What is the name of the wooden beam that supports fascia, drip edge, soffit, and gutter? The nomenclature is important because it is hard (if not impossible) to Google anything without knowing what it is called.


A contractor has accepted gutter replacement, however, several wooden boards have begun rotting. The beam must be replaced before installing the gutter.

I am trying to look up or estimate the labor replacement cost per linear foot to replace said wooden beam in zip code 32084. Ideally there would be a calculator for the exercise.

I am trying to gain a sense of what it costs to have a craftsman to perform the task, I may be inclined to DIY-it if the estimates are high enough.

I am new at this: any guidance, lessons-learned, pitfalls to avoid are appreciated.

Front of building:

enter image description here

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Rear of building: enter image description here

  • 1
    This question will probably get closed as pricing is off topic, but a lineal foot calculation couldn't possibly capture the subtleties of replacing a fascia board. It could be really simple and it could be really hard, depending on a universe of factors. If you really need to, get 3 quotes from licensed and insured contractors who have actually seen the problem. Mar 27, 2019 at 12:31
  • 1
    No reason to close. The provided contextual information isn't particularly relevant to the actual question, but it doesn't call for cost-related answers.
    – isherwood
    Mar 27, 2019 at 13:45
  • Agreed. The OP has edited the question to be less price focused. Thanks, OP. Mar 27, 2019 at 17:30

2 Answers 2


What you see exposed in that picture is the fascia board. There is usually a fascia cover board on most homes as well. However, your fascia is covered with siding. I would recommend determining what is actually causing the rot and repairing that first. I see a huge issue in your photos. Your shingle overhang is way too short in places. It appears that some places have no overhang at all. Your shingles need to hang at least 1/2"-3/4" past the drip edge. When shingles are not hanging past the drip edge, the water will simply run over and under the drip edge and into your fascia material below.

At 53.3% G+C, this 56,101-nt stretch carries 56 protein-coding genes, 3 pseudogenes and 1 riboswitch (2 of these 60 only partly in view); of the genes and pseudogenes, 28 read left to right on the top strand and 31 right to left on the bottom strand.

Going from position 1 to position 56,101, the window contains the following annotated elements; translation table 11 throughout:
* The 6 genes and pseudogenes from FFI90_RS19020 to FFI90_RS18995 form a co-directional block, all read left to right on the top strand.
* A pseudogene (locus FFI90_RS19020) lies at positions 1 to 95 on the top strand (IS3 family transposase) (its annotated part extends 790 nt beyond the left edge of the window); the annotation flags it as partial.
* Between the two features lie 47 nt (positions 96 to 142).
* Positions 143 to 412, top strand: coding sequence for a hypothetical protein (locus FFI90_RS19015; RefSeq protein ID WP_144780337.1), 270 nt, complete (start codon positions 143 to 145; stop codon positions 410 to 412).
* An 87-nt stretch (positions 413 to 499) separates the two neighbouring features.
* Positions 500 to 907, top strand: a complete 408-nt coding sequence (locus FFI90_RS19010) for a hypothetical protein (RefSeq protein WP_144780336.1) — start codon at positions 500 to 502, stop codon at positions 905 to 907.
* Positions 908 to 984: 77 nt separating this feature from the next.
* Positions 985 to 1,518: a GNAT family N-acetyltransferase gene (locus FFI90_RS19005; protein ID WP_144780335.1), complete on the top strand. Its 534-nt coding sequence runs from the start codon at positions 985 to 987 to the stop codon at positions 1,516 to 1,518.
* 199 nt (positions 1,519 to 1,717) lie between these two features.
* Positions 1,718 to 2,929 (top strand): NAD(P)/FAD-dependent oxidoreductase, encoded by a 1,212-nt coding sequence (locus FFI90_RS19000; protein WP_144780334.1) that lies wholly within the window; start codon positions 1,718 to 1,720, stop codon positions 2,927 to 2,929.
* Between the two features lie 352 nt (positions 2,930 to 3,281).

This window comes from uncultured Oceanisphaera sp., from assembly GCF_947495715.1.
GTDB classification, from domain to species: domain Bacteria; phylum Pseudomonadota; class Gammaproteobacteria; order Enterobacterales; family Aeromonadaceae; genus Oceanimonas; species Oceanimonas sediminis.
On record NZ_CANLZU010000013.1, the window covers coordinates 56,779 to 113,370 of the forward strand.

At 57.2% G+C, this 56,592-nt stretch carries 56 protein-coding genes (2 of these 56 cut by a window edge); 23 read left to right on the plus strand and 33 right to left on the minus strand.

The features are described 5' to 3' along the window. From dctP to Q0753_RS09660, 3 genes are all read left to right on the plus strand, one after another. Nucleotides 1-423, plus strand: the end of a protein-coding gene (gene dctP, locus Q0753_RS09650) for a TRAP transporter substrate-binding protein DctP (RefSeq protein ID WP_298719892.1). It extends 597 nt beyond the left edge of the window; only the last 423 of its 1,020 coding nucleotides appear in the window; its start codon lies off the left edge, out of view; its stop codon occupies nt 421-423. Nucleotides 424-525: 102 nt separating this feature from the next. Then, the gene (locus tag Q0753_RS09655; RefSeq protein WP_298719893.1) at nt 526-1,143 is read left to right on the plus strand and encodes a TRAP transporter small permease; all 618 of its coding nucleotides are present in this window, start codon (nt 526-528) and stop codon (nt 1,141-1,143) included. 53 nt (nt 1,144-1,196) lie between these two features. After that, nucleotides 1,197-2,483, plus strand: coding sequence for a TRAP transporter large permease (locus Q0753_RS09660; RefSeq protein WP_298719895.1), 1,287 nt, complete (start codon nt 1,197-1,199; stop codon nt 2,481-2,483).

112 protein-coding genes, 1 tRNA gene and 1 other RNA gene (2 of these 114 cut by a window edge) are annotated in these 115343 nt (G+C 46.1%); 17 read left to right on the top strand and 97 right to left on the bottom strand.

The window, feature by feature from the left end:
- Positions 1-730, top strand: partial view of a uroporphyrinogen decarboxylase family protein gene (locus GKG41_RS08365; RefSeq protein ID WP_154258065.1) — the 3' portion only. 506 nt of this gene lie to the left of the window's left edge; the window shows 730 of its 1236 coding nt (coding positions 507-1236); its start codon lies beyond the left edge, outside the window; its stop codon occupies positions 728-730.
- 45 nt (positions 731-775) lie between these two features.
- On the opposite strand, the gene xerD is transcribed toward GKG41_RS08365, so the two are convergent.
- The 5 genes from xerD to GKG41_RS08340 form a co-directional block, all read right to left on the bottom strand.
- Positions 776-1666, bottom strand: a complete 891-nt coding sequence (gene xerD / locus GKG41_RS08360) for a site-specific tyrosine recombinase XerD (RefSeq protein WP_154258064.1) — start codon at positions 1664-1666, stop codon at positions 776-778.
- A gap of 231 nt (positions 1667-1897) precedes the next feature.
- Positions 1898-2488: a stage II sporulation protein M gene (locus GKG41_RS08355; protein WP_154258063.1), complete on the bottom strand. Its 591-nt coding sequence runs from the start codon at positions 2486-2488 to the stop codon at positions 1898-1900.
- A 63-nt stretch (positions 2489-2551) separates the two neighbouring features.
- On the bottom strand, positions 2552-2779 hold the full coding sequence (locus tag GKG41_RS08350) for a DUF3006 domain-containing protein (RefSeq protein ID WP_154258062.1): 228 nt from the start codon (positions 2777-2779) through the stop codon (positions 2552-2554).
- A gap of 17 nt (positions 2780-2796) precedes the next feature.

enter image description here


We've always referred to that a subfascia. Even in cases where cedar or other wooden finish fascia is applied, raw lumber is installed on the rafter tails as a base.

Caveat: I can't be sure of what I'm seeing in the first photo. I initially thought that was an old cedar finish fascia, but your photo showing the rear clearly indicates raw SPF (pine). That would not be a finish fascia, but could be a recent replacement for rotten finish fascia.

Update: Apparently the board in question is a 2x6. That would, in most cases, indicate a subfascia as described above.

  • Does the zoom-out photo clarify what you are seeing? The outer fascia is aluminum
    – gatorback
    Mar 27, 2019 at 13:52
  • No, but what might confirm is the thickness dimension. A two-by would be subfascia. Thinner would be fascia. Probably.
    – isherwood
    Mar 27, 2019 at 13:55
  • Does the statement clarify? The photographed rotten wood board's cross section is 2 by 6 inches: the aluminum fascia, drip edge, and soffits are fastened to said wooden board.
    – gatorback
    Mar 27, 2019 at 14:02
  • Apparently it is subfascia then, but I seriously doubt those are the dimensions. :) I'd speculate that they're 1-1/2" by 5-1/2".
    – isherwood
    Mar 27, 2019 at 14:04

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